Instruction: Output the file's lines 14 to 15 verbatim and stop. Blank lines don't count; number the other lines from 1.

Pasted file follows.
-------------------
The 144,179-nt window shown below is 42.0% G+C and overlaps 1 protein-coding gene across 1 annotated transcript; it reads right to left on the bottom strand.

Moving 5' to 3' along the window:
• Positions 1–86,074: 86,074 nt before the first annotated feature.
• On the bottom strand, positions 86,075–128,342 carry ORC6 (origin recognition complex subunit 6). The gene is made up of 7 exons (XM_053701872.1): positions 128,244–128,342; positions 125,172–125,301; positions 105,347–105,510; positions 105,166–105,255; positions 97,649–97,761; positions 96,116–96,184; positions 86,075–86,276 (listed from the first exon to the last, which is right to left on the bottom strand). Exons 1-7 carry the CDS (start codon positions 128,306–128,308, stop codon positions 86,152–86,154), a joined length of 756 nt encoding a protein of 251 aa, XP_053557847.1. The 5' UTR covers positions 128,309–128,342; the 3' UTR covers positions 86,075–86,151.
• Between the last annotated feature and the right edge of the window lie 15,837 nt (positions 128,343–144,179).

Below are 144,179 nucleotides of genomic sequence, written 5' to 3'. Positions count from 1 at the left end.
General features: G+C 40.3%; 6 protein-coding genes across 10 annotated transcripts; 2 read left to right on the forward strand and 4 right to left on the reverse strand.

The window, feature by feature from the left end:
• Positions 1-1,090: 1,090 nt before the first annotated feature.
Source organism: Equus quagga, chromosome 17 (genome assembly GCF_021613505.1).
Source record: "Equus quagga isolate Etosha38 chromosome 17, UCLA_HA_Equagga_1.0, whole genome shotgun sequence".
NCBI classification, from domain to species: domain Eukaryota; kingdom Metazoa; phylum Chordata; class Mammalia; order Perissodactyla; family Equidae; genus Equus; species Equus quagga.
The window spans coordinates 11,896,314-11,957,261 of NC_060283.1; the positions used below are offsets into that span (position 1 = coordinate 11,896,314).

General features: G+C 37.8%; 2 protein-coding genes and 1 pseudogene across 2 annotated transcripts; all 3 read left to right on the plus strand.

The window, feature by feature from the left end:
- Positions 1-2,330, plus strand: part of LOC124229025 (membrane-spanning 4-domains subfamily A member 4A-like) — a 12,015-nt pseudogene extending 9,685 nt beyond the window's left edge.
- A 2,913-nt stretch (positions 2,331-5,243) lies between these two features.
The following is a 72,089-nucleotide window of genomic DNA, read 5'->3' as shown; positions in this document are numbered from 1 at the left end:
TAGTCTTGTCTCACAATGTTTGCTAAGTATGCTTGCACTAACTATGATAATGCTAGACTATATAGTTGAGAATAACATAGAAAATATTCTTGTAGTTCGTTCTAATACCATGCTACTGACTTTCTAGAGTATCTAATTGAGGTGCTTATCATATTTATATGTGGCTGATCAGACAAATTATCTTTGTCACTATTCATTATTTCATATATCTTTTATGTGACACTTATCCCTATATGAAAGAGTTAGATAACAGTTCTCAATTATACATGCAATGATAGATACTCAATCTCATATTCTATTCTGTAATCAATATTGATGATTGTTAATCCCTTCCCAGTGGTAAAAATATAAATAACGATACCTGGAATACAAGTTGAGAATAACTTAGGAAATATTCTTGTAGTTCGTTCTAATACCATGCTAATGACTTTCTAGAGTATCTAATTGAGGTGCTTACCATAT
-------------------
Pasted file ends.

General features: G+C 37.8%; 2 protein-coding genes and 1 pseudogene across 2 annotated transcripts; all 3 read left to right on the plus strand.

The window, feature by feature from the left end: